This week we are celebrating Penguin Week but as I have already blogged about of two species of Penguin that we keep, I am going to write about another Black & White bird that we keep that lives near water
A bird that is found near shallow water, Avocets are one of the species that we keep that can be found naturally in Britain. Once rare in this country, they are now starting to spread again and I saw them nesting in Worcestershire a few years ago and chicks have been successfully reared in Gloucestershire in the past few years.
Avocets are found mainly in the Middle East but also in Denmark, the Netherlands, Southern Spain & in South Africa. They are often social birds, living and feeding in small groups. The population in the wild is of least concern.
Avocets are easily distinguished from other wading birds by their unique, upwards curving bill, famously the RSPB logo. This has enabled them to become a specialist feeder, sweeping their bill along the water’s surface and taking food that other waders cannot easily obtain. Males and females look alike.
The preferred diet is small invertebrates, particularly molluscs, crustaceans and insects. Our birds are feed on a specially made meat mix (mincemeat, blended dog biscuit and flamingo food, boiled egg and grated carrot) as well as live food in the form of mealworms and blood worms. Having a pond in the aviary also attracts insects and the birds can be seen taking food throughout the day.
Avocets usually breed in colonies but solitary nesting can take place. The nest is usually just a small scrape in the ground, sometimes bare or sometimes lined with grass. Rivals are driven away literally by being shoved away. Four eggs are usually produced which are blotched and brown in colour for camouflage. Both parents incubate for around 24 days and the chicks are mobile when they hatch.
We currently keep a group of 9 Avocet in one of the first aviaries you see upon entering the park. We have 4 males and 5 males and we are seeing some very encouraging signs. In the previous 14 years we have yet to have Avocet eggs but the introduction of 5 new birds, and a move to this aviary has really set the birds off this year. There are 2 definite pairs in the group and the birds are really vocal, something we have not heard before. At the time of writing we have at least 4 potential scrapes in the enclosure and some pre mating courtship has been seen both today and yesterday so watch this space.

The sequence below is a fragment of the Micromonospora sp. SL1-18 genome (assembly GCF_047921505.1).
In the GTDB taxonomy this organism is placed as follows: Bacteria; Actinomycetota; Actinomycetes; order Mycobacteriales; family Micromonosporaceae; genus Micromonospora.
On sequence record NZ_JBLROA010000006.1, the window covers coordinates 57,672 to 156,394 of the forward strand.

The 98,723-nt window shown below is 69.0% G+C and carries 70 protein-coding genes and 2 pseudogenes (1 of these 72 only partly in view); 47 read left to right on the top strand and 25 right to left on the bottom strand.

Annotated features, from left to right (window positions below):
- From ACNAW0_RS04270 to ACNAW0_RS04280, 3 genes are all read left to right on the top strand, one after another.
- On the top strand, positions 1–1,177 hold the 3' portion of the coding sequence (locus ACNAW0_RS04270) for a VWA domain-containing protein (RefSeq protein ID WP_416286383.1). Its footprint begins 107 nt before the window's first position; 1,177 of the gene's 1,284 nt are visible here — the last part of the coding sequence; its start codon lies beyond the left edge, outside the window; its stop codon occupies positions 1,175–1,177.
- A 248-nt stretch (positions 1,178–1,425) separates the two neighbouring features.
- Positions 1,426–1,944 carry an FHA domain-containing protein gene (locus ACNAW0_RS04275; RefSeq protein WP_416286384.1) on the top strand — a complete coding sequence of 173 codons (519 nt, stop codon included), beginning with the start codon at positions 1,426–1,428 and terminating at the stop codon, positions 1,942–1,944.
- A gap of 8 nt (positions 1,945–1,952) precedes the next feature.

In news from the park:
Penguin week has been fairly quite in the enclosure, with not a great deal going on. Frank & Lily have finished their annual moult and Syd & Junior are just starting. There has been some calling and display so we are awaiting the first King Penguin egg of the year.
The 2 new Humboldt’s remain in quarantine but should be out by some point next week.
2 new arrivals this week with a male Nicobar Pigeon all the way from Avifauna in Holland & a male Orange Headed Ground Thrush from Cotswold. Both serving a weeks quarantine before moving into the park.
The Snowy Owls abandoned their clutch of 5 eggs for some unknown reason but she is back in the nest today with the first of a new clutch of eggs
The Grey Peacock Pheasant egg hatched under mum and the chick can be seen moving around the enclosure with her
The Roul Roul Partridges are sitting on 5 eggs
The Kookaburras, Burrowing Owls, White Naped Cranes and Rheas are also incubating eggs
The Crowned Plovers have 3 eggs
The Luzon Bleeding Heart Dove female has been actively nest building, no egg as yet
The Red Crested Turaco pair are vocal and displaying
The first two Pink Backed Pelican eggs have been removed from the incubator as neither are fertile, the 3rd egg also looks no good.
Most of the Fulvous Tree Duck eggs have also been removed as infertile but one looks good, as does the Northern Helmeted Curassow egg
Wildlife wise a Water Shrew has been seen behind the penguin enclosure a couple of times. A small Toad has been seen and the Greater Spotted Woodpeckers have chicks in a willow tree in the Caribbean Flamingo enclosure. Treecreeper fledglings have also been seen this week